"I don't think people really ask themselves "do I really believe it?" If you do, you do. The past can indeed affect the present."

First off, I never said that the past doesn't affect the present. What I said was, you can become chained to the past or you can become free of it. The CHOICE is always there.

I was agreeing with you on the past. And yeah - the choice is always there, at least to varying degrees, I would say - some people simply cannot just "turn off" the past.
......

Many people don't ask themselves what they really believe. These are "ordinary" people. Are you truly satisfied being an "ordinary" person. Personally, I want to be extraordinary. I want to go the extra mile. I want to know the truth. I won't be satisfied with what I was told. Are you honestly one of those people that is just ambivalent about it all. Whatever?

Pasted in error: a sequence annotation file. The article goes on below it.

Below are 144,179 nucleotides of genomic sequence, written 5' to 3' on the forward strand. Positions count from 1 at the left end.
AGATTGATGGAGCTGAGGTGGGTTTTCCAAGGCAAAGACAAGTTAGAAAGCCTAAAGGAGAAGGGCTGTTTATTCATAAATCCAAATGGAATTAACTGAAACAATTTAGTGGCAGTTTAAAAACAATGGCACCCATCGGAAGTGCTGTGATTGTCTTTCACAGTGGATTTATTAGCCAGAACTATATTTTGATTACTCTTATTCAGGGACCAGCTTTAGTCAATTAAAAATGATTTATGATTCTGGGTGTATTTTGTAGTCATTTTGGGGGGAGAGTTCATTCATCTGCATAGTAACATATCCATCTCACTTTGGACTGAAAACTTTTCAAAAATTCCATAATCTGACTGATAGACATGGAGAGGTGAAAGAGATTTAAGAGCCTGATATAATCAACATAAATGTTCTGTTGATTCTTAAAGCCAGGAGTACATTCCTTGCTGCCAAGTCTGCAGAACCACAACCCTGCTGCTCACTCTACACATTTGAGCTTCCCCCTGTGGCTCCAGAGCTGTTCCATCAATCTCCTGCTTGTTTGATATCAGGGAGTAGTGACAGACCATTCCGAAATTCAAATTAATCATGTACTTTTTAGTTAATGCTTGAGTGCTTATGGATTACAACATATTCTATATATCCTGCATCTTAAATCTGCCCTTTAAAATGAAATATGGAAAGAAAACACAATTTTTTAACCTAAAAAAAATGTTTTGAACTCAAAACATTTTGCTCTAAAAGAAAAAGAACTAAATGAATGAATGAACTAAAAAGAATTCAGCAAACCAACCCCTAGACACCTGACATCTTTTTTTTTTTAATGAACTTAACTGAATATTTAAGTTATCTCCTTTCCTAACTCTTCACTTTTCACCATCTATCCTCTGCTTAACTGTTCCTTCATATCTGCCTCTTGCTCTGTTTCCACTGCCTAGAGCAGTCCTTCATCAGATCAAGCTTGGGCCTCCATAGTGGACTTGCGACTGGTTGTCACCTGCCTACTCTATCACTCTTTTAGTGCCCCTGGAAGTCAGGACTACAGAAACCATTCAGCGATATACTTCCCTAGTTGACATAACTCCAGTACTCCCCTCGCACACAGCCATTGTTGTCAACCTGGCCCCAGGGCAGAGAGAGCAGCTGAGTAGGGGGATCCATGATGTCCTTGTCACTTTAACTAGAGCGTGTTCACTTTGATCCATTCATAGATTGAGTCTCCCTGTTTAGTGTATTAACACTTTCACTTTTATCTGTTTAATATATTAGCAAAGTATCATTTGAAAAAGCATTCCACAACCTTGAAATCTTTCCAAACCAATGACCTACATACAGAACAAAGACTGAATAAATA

MK, that's why I said: "I really am trying to look at it down deep, beyond such assumptions."

One reason I like the abortion debate is that it takes us down to the unprovable assumptions we all make. Below them are things which are true for all of us, and at least that is a starting point, an area where we can agree. I've said before that you and Bethany (and others) have done a lot of good thinking on the matter. I don't say that you are "bad" for thinking as you do. On the pro-choice side there are also people who have done a lot of good thinking.

Doug

Posted by: Doug at November 21, 2007 5:19 PM


Muslims become Christian. Bernard Nathanson becomes pro-life. The abused become counselors. The broken become fixers... and the non-believers join the land of the living. You can do it Doug, if you'd just get out of your way.

"On an individual basis, anything can happen, sure, but what I said remains true. Not everybody has the same emotional needs you do, though, MK."